The Puritanical Controversy Over the Meetinghouse Stove

The Old Ship Church in Hingham, Mass., didn't have a stove until 1822. Photo courtesy Library of Congress.

The Old Ship Church in Hingham, Mass., didn’t have a stove until 1822. Photo courtesy Library of Congress.

Perhaps nothing revealed the puritanical contempt for comfort so much as the absence of a meetinghouse stove. The Puritans believed their religious zeal could warm them in unheated buildings, even in freezing New England winters.

And it did get cold. Samuel Sewall on Jan. 24, 1686, reported in his diary, “The communion bread was frozen pretty hard and rattled sadly into the plates.”

No matter how cold it was, no matter how much coughing in the meetinghouse, babies were brought in on the Sunday after they were born to be baptized – with cold water.

Alice Morse Earle wrote in 1891 that people still alive remembered a universal and ‘noisy turning up of great-coat collars, the swinging of arms, and knocking together of the heavy-booted feet of the listeners towards the end of a long winter sermon.’

Some Puritan churches like the Old South Meeting House allowed foot stoves, but recognized the danger of fire. In December 1771 the sexton of Old South was instructed to search the meetinghouse for any foot stoves left behind and to take them home. The owner was expected to retrieve them and ‘make reasonable satisfaction’ to the sexton for his trouble.

Other congregations were more puritanical – or at least more fearful of fire. The First Church of Roxbury banned foot stoves in its rebuilt meetinghouse after it burned down in 1747. Congregants warmed their feet instead with hot stones in baskets, or fur bags or even the family dog.

Enter the Meetinghouse Stove

The meetinghouse stove at the Society of Friends, Sabbathday Lake, Maine. Photo courtesy Library of Congress.

The meetinghouse stove at the Society of Friends, Sabbathday Lake, Maine. Photo courtesy Library of Congress.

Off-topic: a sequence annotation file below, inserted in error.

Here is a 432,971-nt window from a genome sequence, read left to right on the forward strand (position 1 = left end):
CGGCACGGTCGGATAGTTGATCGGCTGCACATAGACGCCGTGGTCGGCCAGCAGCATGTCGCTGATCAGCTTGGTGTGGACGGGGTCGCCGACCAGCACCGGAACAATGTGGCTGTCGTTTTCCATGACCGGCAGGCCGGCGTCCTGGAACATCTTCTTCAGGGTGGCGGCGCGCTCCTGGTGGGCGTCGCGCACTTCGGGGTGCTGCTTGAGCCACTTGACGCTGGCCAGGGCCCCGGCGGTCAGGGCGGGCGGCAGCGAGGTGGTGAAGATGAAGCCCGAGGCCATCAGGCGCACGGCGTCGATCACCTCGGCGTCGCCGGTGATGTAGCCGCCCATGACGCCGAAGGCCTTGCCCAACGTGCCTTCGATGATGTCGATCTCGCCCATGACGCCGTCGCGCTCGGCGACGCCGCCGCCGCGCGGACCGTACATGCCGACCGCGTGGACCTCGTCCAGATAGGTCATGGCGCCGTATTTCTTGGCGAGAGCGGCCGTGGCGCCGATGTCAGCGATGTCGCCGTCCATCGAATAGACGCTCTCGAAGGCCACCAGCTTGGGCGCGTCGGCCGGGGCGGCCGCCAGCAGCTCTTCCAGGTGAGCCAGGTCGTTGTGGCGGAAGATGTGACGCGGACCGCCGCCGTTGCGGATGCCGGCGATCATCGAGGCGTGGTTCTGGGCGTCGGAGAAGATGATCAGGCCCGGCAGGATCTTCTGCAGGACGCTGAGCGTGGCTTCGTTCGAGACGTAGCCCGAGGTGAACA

The Puritan congregations gradually relaxed and began to accept the meetinghouse stove. The comfort-loving libertines of Hadley, Mass., bought an iron stove for their meetinghouse in 1734.

Warmth did not come to the Puritan meetinghouse without controversy.

In 1819, the Puritans of Brimfield, Mass., finally acquiesced and decided to buy a meetinghouse stove, but one old parishioner refused to contribute, saying good preaching kept him hot enough without a stove. Members of the Old Ship Church in Hingham, Mass., held fast against warmth until 1822, nearly 150 years after it was built in 1681.

The Puritans of Litchfield, Conn., provided an entertaining drama over the introduction of the meetinghouse stove, one that may have been replicated in other towns. The Rev. Henry Ward Beecher told the story: The meeting was held on a warm Sunday after the meetinghouse stove was installed and no fire was lit. A deacon’s wife, unalterably opposed to the stove, thought it was lit. She became so overheated by the imaginary fire that she fainted and had to be carried out of the church. A man who favored the meetinghouse stove then approached it, warming his hands and making sure his coat didn’t get scorched.

Even the Puritans thought that was funny.








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